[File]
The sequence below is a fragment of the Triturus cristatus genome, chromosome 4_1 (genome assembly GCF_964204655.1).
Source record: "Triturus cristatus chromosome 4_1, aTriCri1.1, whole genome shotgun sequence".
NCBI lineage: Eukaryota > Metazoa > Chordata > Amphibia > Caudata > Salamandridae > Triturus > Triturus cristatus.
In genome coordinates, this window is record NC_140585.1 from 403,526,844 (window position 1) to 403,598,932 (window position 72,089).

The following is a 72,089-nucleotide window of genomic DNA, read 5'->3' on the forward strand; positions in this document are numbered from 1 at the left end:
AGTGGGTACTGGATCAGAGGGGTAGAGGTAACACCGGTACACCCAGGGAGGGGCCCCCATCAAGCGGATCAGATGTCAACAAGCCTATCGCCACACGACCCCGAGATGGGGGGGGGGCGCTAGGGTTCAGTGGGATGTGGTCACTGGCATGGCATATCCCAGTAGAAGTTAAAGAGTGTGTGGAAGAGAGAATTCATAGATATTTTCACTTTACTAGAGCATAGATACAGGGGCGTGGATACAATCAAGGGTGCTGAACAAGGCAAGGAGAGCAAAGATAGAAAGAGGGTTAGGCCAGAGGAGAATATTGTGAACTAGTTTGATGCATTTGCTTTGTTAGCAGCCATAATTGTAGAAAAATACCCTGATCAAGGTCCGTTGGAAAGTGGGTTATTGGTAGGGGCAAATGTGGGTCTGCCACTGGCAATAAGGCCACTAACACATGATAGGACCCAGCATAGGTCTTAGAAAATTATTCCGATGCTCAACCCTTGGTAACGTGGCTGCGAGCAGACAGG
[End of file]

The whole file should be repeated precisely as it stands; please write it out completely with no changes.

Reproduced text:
The sequence below is a fragment of the Triturus cristatus genome, chromosome 4_1 (genome assembly GCF_964204655.1).
Source record: "Triturus cristatus chromosome 4_1, aTriCri1.1, whole genome shotgun sequence".
NCBI lineage: Eukaryota > Metazoa > Chordata > Amphibia > Caudata > Salamandridae > Triturus > Triturus cristatus.
In genome coordinates, this window is record NC_140585.1 from 403,526,844 (window position 1) to 403,598,932 (window position 72,089).

The following is a 72,089-nucleotide window of genomic DNA, read 5'->3' on the forward strand; positions in this document are numbered from 1 at the left end:
AGTGGGTACTGGATCAGAGGGGTAGAGGTAACACCGGTACACCCAGGGAGGGGCCCCCATCAAGCGGATCAGATGTCAACAAGCCTATCGCCACACGACCCCGAGATGGGGGGGGGGCGCTAGGGTTCAGTGGGATGTGGTCACTGGCATGGCATATCCCAGTAGAAGTTAAAGAGTGTGTGGAAGAGAGAATTCATAGATATTTTCACTTTACTAGAGCATAGATACAGGGGCGTGGATACAATCAAGGGTGCTGAACAAGGCAAGGAGAGCAAAGATAGAAAGAGGGTTAGGCCAGAGGAGAATATTGTGAACTAGTTTGATGCATTTGCTTTGTTAGCAGCCATAATTGTAGAAAAATACCCTGATCAAGGTCCGTTGGAAAGTGGGTTATTGGTAGGGGCAAATGTGGGTCTGCCACTGGCAATAAGGCCACTAACACATGATAGGACCCAGCATAGGTCTTAGAAAATTATTCCGATGCTCAACCCTTGGTAACGTGGCTGCGAGCAGACAGG